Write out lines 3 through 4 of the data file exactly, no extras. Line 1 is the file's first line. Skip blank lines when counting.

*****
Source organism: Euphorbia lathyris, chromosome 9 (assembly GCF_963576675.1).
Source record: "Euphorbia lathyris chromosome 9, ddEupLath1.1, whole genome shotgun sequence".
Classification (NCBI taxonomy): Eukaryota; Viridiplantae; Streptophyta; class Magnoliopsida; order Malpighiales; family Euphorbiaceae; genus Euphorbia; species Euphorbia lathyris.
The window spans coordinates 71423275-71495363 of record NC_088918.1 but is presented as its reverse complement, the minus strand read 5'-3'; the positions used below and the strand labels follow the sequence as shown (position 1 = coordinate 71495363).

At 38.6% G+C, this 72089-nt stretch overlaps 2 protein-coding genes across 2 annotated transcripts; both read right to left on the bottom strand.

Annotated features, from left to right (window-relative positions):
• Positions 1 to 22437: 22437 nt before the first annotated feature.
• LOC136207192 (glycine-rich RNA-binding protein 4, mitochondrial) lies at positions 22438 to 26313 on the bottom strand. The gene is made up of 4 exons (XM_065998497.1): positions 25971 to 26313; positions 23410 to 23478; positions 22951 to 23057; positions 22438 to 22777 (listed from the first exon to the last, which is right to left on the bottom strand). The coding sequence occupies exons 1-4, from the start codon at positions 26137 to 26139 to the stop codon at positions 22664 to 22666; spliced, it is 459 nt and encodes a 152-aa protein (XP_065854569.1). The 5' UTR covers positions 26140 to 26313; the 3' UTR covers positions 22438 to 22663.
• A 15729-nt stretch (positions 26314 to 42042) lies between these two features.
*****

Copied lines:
Classification (NCBI taxonomy): Eukaryota; Viridiplantae; Streptophyta; class Magnoliopsida; order Malpighiales; family Euphorbiaceae; genus Euphorbia; species Euphorbia lathyris.
The window spans coordinates 71423275-71495363 of record NC_088918.1 but is presented as its reverse complement, the minus strand read 5'-3'; the positions used below and the strand labels follow the sequence as shown (position 1 = coordinate 71495363).